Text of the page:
42. ^ Murary Rothbard, Race! That Murray Book,, December 1994.
  43. ^ Murray N. Rothbard, The Negro Revolution, New Individualist Review, Volume 3, Number 1, Summer 1963.
  44. ^ Justin Raimondo, An Enemy of the State, p. 167-168, Prometheus Books, 2000.
  45. ^ The Ethics of Liberty, Chapter 14 "Children and Rights."
  46. ^ See also Ronald Hamowy, The Encyclopedia of Libertarianism, Cato Institute, SAGE, 2008, 59-61 ISBN 1-4129-6580-2, 9781412965804
  47. ^ a b Roberta Modugno Crocetta, Murray Rothbard's anarcho-capitalism in the contemporary debate. A critical defense, Ludwig Von Mises Institute.
  48. ^ Michael Oliver, 'Exclusive Interview With Murray Rothbard, originally published in "The New Banner: A Fortnightly Libertarian Journal", February 25, 1972.
  49. ^ "Exclusive Interview With Murray Rothbard" The New Banner: A Fortnightly Libertarian Journal (February 25, 1972)
  50. ^ For A New Liberty (1973), p. 17
  51. ^ For A New Liberty (1973), Power and Market ch. 3
  52. ^ The Case for a 100% Gold Dollar, Murray Rothbard
  53. ^ "It should be clear that modern fractional reserve banking is a shell game, a Ponzi scheme, a fraud in which fake warehouse receipts are issued and circulate as equivalent to the cash supposedly represented by the receipt." Rothbard, Murray. The Mystery of Banking, pp. 96-97, 89-94
  54. ^ a b What is Money?, Gary North
  55. ^ Rothbard, Murray. The Mystery of Banking, pp. 96-97, 89-94
  56. ^ The Case Against the Fed, Murray Rothbard: 'A gold-coin standard, coupled with instant liquidation for any bank that fails to meet its contractual obligations, would bring about a free banking system so “hard” and sound, that any problem of inflationary credit or counterfeiting would be minimal. It is perhaps a “second-best” solution to the ideal of treating fractional-reserve bankers as embezzlers, but it would suffice at least as an excellent solution for the time being, that is, until people are ready to press on to full 100 percent banking.'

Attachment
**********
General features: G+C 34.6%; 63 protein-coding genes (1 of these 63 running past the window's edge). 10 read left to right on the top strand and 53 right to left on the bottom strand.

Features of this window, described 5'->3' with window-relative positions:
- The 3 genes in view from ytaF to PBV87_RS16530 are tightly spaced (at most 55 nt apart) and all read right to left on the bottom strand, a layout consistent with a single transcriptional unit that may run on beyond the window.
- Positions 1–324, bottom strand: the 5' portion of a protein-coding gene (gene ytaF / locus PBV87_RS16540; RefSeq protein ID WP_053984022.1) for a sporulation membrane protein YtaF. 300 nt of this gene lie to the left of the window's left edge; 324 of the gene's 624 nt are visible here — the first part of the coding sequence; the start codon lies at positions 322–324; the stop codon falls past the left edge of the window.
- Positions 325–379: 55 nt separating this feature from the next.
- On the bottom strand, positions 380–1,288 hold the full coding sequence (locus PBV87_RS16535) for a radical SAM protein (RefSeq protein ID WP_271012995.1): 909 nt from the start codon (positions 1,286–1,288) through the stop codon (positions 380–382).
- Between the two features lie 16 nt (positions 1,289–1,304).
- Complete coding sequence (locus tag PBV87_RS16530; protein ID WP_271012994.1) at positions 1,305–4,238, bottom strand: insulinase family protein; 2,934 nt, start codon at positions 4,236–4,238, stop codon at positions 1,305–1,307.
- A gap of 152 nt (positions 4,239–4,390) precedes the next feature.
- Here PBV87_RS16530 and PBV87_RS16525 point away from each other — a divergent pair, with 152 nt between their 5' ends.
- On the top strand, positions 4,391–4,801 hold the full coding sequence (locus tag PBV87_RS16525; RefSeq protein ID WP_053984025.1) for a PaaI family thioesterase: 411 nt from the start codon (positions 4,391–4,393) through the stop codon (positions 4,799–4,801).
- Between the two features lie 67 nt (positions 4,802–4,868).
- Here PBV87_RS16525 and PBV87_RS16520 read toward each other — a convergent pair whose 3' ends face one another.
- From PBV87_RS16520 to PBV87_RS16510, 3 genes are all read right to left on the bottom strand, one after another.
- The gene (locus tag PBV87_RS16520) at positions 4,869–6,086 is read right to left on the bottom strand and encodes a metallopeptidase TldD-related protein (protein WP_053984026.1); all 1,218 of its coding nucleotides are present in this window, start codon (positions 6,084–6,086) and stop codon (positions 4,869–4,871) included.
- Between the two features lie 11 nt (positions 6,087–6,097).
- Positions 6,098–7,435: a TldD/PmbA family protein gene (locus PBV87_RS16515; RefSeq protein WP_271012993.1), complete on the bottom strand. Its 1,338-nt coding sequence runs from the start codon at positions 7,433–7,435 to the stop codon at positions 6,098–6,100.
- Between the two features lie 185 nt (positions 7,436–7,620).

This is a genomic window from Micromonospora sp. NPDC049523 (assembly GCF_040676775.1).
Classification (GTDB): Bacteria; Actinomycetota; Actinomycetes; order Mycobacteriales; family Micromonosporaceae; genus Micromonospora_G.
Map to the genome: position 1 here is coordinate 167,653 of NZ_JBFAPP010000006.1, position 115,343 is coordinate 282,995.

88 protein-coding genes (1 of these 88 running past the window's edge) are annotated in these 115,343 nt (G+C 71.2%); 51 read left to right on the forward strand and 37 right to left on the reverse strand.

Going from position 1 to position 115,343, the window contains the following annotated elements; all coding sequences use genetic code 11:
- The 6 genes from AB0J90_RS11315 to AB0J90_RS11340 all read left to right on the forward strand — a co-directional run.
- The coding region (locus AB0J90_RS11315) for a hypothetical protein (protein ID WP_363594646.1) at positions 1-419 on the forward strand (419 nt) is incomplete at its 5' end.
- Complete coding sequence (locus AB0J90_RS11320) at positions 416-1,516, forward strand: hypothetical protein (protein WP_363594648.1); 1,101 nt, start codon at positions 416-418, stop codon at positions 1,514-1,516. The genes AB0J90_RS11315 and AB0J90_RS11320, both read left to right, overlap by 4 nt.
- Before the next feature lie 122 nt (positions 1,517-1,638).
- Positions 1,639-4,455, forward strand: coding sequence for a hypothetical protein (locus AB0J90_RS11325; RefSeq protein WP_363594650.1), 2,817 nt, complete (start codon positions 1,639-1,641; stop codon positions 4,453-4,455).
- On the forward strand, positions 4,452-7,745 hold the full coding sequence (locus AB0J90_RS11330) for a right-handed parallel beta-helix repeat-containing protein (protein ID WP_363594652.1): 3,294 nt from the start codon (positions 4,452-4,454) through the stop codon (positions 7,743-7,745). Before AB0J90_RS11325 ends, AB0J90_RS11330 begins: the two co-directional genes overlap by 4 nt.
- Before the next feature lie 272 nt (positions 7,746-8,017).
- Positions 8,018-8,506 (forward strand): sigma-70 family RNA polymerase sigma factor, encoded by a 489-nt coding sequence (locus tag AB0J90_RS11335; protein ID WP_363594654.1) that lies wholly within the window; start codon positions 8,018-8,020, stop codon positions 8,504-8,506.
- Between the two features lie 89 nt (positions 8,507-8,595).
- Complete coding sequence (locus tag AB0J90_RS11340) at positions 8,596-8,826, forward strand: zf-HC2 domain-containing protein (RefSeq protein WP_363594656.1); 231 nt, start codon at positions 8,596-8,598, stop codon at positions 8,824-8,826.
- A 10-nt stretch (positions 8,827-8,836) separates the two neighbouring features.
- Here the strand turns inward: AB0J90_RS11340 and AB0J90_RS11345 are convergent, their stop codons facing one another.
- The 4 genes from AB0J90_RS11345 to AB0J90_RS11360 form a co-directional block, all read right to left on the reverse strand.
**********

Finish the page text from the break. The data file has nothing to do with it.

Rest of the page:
57. ^ See also these Rothbard articles: What Has Government Done to Our Money?, The Case for the 100% Gold Dollar; The Fed as Cartel, Private Coinage, Repudiate the National Debt; Taking Money Back, Anatomy of the Bank Run, Money and the Individual
  58. ^ Rothbard, Murray. The Mystery of Banking, Ludwig von Mises Institute. 2008. p. 111, 278
  59. ^ Rothbard, Murray. The Mystery of Banking, p. 261
  60. ^ Ernesto Che Guevara R.I.P. by Murray Rothbard, Left and Right: A Journal of Libertarian Thought, Volume 3, Number 3 (Spring-Autumn 1967)
  61. ^ Joseph R. Stromberg, Murray Rothbard on States, War, and Peace: Part I (also see Part II),, originally published June 2000.
  62. ^ See both essays, Murray N. Rothbard, War, Peace, and the State, first published 1963; Anatomy of the State, first published 1974, both at
  63. ^ Murray N. Rothbard, Harry Elmer Barnes, RIP, from "Left and Right" final issue, 1968, republished at
  64. ^ Murray Rothbard, War Guilt in the Middle East, "Left and Right", Vol. 3 No. 3 (Autumn 1967) (cited here.)
  65. ^ Murray N. Rothbard, Pat Buchanan and the Menace of Anti-anti-semitism, December 1990, from The Irrepressible Rothbard, published at
  66. ^ Murray N. Rothbard, Who Are the Terrorists?, first published in the Libertarian Party News, March/April 1986, reproduced at
  67. ^ McCarthy, Daniel (2007-03-12) Enemies of the State, The American Conservative
  68. ^ a b Rothbard, Murray. Swan Song of the Old Right,
  69. ^ William F. Buckley, Murray Rothbard, RIP - professor and Libertarian Party founder, National Review, February 6, 1995.
  70. ^ Burns, Jennifer, Goddess of the Market: Ayn Rand and the American Right, Oxford Univ. Press, 2009, p.145 and p.182.
  71. ^ Kauffman, Bill (2008-05-19) When the Left Was Right, The American Conservative
  72. ^ Lora, Ronald & Longton, Henry. 1999. The Conservative Press in Twentieth-Century America. Greenwood Press. p. 369
  73. ^ a b c Burris, Charles (2011-02-04) Kochs v. Soros: A Partial Backstory,
  74. ^ Murrary Rothbard, "Big Government Libertarianism", Lew, November 1994.